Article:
What to do When the Last Genetic Tests Didn’t Find the Cause
Receiving a diagnosis from genetic testing (in other words, finding the specific change in a person’s DNA that causes their symptoms) can be a major milestone. However, there may be barriers to receiving a genetic diagnosis, from navigating insurance to ordering the correct test to accessing genetics professionals. Because of this, people in the process are often said to be on a “diagnostic odyssey.” But when the all tests have been run, the DNA analyzed in different ways, the data crunched, and the results returned—all without a diagnosis—what options are left?
For many, this is the end of their journey. More genetic tests or a research study may be available, but these are generally too expensive or limited in their ability to find a diagnosis. But there is another route to a diagnosis that is gaining popularity and may have a better chance of finding a diagnosis: reanalyzing past genetic data.
Reanalysis: (Re)reading the Data
Certain genetic tests like exome or whole genome sequencing are perfect for reanalysis. They yield vast amounts of data, but much of it is not able to be analyzed on the first round. Reanalyzing a person’s genetic data goes back to look at this same information—it’s like going back to an old mine to search for gold deposits, but with more knowledge about the land and, sometimes, better tools.
Some reasons that a lab may not analyze all data from the initial exome or genome sequencing test are:
that there are thousands of genes are still not linked to a condition and may not be analyzed because they won’t lead to a diagnosis;
knowledge about which genetic changes are important is always being updated as time goes by.
So, it’s possible a gene is not originally analyzed, or a certain genetic change is thought to be benign. But when doing an updated analysis, more information may be available that simply wasn’t known at the time of the original test.
It’s important to know that not all tests and genetic data can be reanalyzed, which may depend on the laboratory’s policy or the specific test capabilities. Some tests with limited opportunities for reanalysis include karyotypes, fragile X syndrome testing, gene panels, and pharmacogenomic results. If you or a family member has had exome or genome sequencing, then reanalyzing the data can be a great option to find a diagnosis. So, when should you or a family member consider asking your doctor or the laboratory to review the original genetic data?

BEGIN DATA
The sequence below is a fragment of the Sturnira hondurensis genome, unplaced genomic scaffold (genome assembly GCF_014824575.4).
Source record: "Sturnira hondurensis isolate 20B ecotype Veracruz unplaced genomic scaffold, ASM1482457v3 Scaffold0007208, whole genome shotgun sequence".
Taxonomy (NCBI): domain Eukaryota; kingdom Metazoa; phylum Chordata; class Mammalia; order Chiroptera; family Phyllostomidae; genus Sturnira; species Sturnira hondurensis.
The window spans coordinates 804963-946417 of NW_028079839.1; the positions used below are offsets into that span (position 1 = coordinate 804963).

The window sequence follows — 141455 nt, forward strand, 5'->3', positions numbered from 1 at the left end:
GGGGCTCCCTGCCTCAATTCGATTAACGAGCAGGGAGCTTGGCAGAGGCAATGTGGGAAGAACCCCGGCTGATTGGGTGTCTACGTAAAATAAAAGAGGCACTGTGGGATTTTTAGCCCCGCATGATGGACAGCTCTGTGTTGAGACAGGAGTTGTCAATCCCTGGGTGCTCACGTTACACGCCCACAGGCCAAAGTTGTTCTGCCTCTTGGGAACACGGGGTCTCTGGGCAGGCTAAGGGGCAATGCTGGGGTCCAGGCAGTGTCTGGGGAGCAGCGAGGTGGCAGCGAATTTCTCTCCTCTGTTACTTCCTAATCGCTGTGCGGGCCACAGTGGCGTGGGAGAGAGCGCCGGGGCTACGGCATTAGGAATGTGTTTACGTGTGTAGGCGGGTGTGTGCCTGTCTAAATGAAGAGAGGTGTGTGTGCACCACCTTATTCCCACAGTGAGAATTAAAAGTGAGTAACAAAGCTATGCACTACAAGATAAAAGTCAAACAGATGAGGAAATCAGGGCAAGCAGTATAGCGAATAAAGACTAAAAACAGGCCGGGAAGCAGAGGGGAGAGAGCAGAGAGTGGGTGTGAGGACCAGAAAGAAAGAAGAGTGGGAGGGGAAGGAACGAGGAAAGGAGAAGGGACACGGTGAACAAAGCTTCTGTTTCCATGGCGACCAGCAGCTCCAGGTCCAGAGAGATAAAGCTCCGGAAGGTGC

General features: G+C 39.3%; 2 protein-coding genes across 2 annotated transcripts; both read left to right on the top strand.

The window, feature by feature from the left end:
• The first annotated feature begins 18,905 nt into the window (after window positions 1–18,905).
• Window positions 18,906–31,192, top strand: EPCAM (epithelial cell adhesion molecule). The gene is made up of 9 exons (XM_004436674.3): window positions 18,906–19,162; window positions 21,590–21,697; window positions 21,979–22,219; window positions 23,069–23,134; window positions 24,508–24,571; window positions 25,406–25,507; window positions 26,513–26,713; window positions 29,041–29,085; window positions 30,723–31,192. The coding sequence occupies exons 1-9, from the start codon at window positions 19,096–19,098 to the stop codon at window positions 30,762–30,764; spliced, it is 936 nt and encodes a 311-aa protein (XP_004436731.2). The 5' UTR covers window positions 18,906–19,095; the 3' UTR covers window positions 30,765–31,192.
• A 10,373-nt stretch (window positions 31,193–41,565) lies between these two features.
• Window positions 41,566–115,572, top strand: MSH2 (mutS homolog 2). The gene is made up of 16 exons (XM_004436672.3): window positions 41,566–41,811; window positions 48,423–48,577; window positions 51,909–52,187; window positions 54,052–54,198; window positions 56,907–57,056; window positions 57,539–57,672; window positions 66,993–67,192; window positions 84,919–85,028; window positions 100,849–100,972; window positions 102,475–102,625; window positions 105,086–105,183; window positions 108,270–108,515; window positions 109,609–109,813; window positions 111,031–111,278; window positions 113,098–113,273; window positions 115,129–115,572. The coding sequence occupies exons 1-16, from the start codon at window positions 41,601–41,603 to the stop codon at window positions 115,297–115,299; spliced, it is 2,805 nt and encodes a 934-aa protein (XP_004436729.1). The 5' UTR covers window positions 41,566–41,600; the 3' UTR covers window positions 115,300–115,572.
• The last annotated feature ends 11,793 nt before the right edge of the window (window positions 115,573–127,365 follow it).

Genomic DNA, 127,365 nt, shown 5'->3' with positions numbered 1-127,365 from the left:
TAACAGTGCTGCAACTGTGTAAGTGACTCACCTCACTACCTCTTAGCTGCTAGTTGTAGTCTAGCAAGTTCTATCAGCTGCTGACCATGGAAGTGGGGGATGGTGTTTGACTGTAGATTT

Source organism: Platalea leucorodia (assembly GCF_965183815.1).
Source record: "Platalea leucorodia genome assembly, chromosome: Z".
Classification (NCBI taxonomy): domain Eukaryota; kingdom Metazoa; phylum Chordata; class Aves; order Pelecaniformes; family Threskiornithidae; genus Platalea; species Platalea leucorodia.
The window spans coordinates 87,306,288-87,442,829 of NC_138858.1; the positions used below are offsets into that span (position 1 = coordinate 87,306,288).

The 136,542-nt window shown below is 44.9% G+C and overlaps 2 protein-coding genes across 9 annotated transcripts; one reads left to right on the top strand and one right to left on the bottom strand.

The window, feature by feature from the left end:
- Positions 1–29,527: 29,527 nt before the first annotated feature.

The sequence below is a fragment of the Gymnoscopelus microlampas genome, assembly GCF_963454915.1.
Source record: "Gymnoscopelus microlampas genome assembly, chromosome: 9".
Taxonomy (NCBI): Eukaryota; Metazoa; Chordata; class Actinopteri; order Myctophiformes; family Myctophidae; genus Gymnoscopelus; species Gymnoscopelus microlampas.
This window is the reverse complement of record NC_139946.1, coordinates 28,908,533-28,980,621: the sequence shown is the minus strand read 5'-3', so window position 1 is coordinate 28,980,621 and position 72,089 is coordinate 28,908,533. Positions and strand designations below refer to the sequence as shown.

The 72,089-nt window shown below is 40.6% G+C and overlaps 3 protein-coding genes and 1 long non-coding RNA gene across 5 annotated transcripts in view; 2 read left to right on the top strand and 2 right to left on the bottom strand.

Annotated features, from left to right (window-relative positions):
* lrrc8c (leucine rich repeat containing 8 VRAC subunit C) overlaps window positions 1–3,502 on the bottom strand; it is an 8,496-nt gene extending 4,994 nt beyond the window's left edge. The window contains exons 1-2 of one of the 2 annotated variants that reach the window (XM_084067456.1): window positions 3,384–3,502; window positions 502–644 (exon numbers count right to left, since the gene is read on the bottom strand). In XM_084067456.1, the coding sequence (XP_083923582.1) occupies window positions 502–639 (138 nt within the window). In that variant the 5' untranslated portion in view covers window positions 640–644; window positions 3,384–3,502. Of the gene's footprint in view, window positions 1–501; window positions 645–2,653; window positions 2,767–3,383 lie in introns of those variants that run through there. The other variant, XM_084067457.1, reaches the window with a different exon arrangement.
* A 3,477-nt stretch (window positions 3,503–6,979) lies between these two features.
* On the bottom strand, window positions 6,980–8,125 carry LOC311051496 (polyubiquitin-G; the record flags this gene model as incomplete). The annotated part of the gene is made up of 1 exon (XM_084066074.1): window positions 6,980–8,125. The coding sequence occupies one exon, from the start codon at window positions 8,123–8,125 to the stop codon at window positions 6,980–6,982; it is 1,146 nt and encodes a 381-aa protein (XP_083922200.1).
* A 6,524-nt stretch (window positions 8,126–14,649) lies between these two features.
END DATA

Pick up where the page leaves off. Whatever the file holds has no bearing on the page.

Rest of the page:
When to think about reanalysis
There are two times reanalysis often makes the most sense. The first scenario is if the person has new or worsening symptoms. The second scenario involves the length of time since the original test was done.
A person has new or worsening symptoms. When this happens, the person’s symptoms may be due to an undiagnosed genetic condition that caused their original symptoms. For example, if a person has an autism diagnosis, but now they are having seizures, too. This is helpful information for the laboratory that did the original genetic testing. With this new information the laboratory can do an updated analysis and search for genetic changes in new genes linked to the symptoms.
Time has passed since the original testing. As time passes, more research is published about how genetic changes cause conditions. Recent studies show that up to 3 out of 20 people (about 5-15%) will receive a diagnosis after reanalysis1, 2. Some studies suggest waiting 6-12 months for people with learning difficulties/intellectual disability or seizure2 while others suggest waiting longer, like 1-3 years1. The more time has passed, the greater the chance to find a diagnosis.
The Reanalysis Process
One option to start the process is to discuss it with the doctor who ordered the original testing. Many labs now offer reanalysis, but policies and pricing will vary. We suggest contacting the laboratory where testing was performed.
Lastly, who should do the reanalysis? In general, it is best to have the original laboratory reanalyze the data instead of requesting the raw data for an outside laboratory or third party. Data can be tricky to analyze, and the original laboratory is already familiar with the test and any nuances within the data. A person looking at the data for the first time may think they have found a diagnosis when the genetic changes is really a known error in the original testing (which is why it was not reported in the first place). Professionals who analyze exome or genome data should have board certification from the American Board of Medical Genetics and Genomics.
Reanalysis of genetic testing data is an important option for people still searching for a diagnosis.
If you or a family member have new symptoms, worsening symptoms, or at least 6-12 months have passed, studies suggest up to 3 out of 20 people (about 5-15%) will receive a diagnosis after reviewing previous exome or genome sequencing data.
Discuss reanalysis with the doctor who ordered the original exome or whole genome test or call the laboratory who performed it and ask to speak with a genetic counselor.